Oscar Isaac–Hang Me, Oh Hang Me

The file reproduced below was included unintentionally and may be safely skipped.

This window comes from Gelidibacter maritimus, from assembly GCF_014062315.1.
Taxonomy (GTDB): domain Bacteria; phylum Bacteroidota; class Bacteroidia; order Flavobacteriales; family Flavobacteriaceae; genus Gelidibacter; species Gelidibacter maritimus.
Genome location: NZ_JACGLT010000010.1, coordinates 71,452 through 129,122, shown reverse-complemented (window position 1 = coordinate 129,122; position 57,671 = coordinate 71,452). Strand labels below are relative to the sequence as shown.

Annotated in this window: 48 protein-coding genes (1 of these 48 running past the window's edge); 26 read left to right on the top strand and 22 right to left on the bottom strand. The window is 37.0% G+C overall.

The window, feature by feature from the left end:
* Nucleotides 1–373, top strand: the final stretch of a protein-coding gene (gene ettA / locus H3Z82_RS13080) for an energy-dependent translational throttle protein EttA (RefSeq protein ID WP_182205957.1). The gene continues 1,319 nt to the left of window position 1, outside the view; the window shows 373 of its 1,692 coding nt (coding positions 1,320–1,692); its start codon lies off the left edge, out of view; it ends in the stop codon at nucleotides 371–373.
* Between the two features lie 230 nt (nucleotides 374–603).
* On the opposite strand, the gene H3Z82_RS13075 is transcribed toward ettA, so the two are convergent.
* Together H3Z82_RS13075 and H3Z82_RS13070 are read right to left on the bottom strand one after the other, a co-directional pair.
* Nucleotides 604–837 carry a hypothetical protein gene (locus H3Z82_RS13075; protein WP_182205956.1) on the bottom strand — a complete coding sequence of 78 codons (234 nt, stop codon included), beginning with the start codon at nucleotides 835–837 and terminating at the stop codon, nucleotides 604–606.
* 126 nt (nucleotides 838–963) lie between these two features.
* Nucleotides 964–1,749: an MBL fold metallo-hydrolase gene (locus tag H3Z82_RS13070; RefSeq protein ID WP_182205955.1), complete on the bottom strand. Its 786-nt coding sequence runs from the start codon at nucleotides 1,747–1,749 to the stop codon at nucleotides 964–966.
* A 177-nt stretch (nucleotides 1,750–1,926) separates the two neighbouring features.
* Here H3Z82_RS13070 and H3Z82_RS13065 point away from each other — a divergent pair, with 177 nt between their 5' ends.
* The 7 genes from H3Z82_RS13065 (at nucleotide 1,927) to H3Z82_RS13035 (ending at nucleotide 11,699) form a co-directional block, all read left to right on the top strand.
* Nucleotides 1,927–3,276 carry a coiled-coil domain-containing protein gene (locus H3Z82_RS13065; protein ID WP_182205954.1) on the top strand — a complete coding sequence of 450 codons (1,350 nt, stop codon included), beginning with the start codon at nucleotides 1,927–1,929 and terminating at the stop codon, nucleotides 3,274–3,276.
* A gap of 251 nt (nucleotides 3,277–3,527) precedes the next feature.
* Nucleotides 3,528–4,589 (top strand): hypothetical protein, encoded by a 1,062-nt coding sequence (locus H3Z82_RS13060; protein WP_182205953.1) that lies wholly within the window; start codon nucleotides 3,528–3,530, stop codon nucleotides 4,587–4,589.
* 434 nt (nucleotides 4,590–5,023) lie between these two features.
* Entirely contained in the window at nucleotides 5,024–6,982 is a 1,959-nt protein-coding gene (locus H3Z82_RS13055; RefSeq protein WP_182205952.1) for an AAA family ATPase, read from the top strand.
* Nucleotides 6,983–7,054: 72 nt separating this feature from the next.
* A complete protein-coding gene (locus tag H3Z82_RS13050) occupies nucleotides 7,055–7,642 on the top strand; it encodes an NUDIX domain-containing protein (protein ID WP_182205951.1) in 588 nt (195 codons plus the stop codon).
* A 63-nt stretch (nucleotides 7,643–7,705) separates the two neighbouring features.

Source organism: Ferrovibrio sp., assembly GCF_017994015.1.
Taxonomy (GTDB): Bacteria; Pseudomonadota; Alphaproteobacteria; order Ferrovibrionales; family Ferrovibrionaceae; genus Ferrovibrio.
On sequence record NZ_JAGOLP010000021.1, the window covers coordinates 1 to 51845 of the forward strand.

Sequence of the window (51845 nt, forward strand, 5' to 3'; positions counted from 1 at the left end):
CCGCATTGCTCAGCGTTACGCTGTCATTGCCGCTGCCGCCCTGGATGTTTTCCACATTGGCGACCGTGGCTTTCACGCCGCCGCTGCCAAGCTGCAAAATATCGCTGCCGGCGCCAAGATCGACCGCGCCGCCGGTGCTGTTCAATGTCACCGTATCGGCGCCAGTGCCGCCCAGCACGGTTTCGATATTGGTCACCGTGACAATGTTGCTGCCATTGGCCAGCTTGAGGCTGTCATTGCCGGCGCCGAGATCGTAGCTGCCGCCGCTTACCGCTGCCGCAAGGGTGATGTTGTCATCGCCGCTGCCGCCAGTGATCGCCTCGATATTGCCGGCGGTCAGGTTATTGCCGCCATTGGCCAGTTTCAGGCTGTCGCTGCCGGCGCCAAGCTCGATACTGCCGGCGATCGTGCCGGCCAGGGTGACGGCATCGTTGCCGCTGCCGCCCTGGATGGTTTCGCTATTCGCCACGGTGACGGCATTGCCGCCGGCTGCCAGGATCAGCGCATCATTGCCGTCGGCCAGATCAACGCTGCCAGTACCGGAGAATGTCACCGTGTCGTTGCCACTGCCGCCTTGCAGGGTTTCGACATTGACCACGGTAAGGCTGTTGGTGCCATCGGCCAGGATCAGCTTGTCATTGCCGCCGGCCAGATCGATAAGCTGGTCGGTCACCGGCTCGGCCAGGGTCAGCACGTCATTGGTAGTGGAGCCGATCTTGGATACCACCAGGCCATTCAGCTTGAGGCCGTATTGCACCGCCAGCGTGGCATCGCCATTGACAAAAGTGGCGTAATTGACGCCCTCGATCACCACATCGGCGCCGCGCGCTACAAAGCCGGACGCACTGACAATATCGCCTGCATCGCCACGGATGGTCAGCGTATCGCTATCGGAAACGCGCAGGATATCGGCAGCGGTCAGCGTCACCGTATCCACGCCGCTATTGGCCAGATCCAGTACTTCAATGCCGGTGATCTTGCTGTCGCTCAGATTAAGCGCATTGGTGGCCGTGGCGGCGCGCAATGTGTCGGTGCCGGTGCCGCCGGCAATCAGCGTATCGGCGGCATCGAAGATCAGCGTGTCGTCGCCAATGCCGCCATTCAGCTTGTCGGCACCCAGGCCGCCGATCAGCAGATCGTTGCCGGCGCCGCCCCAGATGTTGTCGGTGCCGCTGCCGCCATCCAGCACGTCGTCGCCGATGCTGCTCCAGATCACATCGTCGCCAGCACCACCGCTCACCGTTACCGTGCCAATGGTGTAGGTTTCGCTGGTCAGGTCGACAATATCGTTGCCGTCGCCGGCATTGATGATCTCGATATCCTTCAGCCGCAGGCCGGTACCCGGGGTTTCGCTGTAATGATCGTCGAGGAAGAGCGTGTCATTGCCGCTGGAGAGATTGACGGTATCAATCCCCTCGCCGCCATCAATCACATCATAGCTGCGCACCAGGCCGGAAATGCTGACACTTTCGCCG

I guess it’s probably in bad form to talk about two films in a row directed by the Coen Brothers with T Bone Burnett as music director.  If only they weren’t so good at what they do.  While O Brother, Where Art Though? utilized depression era folk to tell its story, Inside Llewyn Davis actually takes place within in a musical movement.  It examines the darker side of the 60s Greenwich Village folk scene by focusing on a talented musician who fails to break through, very, very loosely based on Dave Van Ronk.  Oscar Isaac accomplishes the remarkable task of making lead character Llewyn Davis a complete asshole, but also completely sympathetic.  Whatever it is as a performer, Davis has it, but even the folk scene was about marketably and that is something he sorely lacks.  Yet the pathos he evokes while performing folk traditionals is astounding.  Unlike many performers of the era, he’s not doing a great job of performing someone else’s story.  Rather he’s doing a painfully brilliant job of performing his own.  Despite the fact that the song had been around for decades, David may as well have written Hang Me, Oh Hang Me.  Starving, itinerant and despondent, he still manages to make the titular hanging sound like sweet release, plucking dulcet tones from his guitar.  It’s the role of a lifetime for Isaac, who is total perfection in the part.  He brings a weary conviction to every moment, only allowing flashes of sincerity when Davis is doing what he so clearly loves in performing.

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